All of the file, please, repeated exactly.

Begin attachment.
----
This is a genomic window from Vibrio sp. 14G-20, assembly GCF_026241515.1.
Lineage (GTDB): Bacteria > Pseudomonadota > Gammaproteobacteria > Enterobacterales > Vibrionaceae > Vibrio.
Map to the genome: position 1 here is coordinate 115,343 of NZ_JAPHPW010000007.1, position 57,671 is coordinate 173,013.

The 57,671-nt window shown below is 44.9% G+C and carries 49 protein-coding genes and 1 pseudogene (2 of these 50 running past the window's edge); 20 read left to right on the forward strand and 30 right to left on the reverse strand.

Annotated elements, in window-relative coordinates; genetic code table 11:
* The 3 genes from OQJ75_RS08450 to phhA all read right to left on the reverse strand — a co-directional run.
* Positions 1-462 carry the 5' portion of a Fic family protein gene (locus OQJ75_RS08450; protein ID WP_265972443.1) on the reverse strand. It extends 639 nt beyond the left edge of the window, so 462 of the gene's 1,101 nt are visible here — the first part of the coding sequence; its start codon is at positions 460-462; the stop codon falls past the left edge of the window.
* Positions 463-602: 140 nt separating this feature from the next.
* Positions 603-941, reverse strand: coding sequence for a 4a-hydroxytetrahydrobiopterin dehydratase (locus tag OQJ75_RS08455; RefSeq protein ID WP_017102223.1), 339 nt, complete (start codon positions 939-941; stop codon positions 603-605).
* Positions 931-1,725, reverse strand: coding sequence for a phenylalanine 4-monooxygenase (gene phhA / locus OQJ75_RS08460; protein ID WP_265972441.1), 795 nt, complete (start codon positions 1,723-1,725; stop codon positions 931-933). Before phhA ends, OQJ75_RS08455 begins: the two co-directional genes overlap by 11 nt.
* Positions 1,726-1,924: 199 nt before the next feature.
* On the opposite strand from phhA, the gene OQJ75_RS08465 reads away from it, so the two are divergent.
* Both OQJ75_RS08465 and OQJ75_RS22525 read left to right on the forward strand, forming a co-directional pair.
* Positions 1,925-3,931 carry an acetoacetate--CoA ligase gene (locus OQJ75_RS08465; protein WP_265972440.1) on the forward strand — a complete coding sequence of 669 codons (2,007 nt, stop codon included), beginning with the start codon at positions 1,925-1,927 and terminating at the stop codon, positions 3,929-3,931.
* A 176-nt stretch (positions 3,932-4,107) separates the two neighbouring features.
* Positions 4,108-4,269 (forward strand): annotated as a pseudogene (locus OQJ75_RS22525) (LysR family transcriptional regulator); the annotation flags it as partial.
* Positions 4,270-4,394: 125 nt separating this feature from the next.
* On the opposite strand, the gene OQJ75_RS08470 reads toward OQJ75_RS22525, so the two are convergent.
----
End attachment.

This is a genomic window from Vibrio sp. 14G-20, assembly GCF_026241515.1.
Lineage (GTDB): Bacteria > Pseudomonadota > Gammaproteobacteria > Enterobacterales > Vibrionaceae > Vibrio.
Map to the genome: position 1 here is coordinate 115,343 of NZ_JAPHPW010000007.1, position 57,671 is coordinate 173,013.

The 57,671-nt window shown below is 44.9% G+C and carries 49 protein-coding genes and 1 pseudogene (2 of these 50 running past the window's edge); 20 read left to right on the forward strand and 30 right to left on the reverse strand.

Annotated elements, in window-relative coordinates; genetic code table 11:
* The 3 genes from OQJ75_RS08450 to phhA all read right to left on the reverse strand — a co-directional run.
* Positions 1-462 carry the 5' portion of a Fic family protein gene (locus OQJ75_RS08450; protein ID WP_265972443.1) on the reverse strand. It extends 639 nt beyond the left edge of the window, so 462 of the gene's 1,101 nt are visible here — the first part of the coding sequence; its start codon is at positions 460-462; the stop codon falls past the left edge of the window.
* Positions 463-602: 140 nt separating this feature from the next.
* Positions 603-941, reverse strand: coding sequence for a 4a-hydroxytetrahydrobiopterin dehydratase (locus tag OQJ75_RS08455; RefSeq protein ID WP_017102223.1), 339 nt, complete (start codon positions 939-941; stop codon positions 603-605).
* Positions 931-1,725, reverse strand: coding sequence for a phenylalanine 4-monooxygenase (gene phhA / locus OQJ75_RS08460; protein ID WP_265972441.1), 795 nt, complete (start codon positions 1,723-1,725; stop codon positions 931-933). Before phhA ends, OQJ75_RS08455 begins: the two co-directional genes overlap by 11 nt.
* Positions 1,726-1,924: 199 nt before the next feature.
* On the opposite strand from phhA, the gene OQJ75_RS08465 reads away from it, so the two are divergent.
* Both OQJ75_RS08465 and OQJ75_RS22525 read left to right on the forward strand, forming a co-directional pair.
* Positions 1,925-3,931 carry an acetoacetate--CoA ligase gene (locus OQJ75_RS08465; protein WP_265972440.1) on the forward strand — a complete coding sequence of 669 codons (2,007 nt, stop codon included), beginning with the start codon at positions 1,925-1,927 and terminating at the stop codon, positions 3,929-3,931.
* A 176-nt stretch (positions 3,932-4,107) separates the two neighbouring features.
* Positions 4,108-4,269 (forward strand): annotated as a pseudogene (locus OQJ75_RS22525) (LysR family transcriptional regulator); the annotation flags it as partial.
* Positions 4,270-4,394: 125 nt separating this feature from the next.
* On the opposite strand, the gene OQJ75_RS08470 reads toward OQJ75_RS22525, so the two are convergent.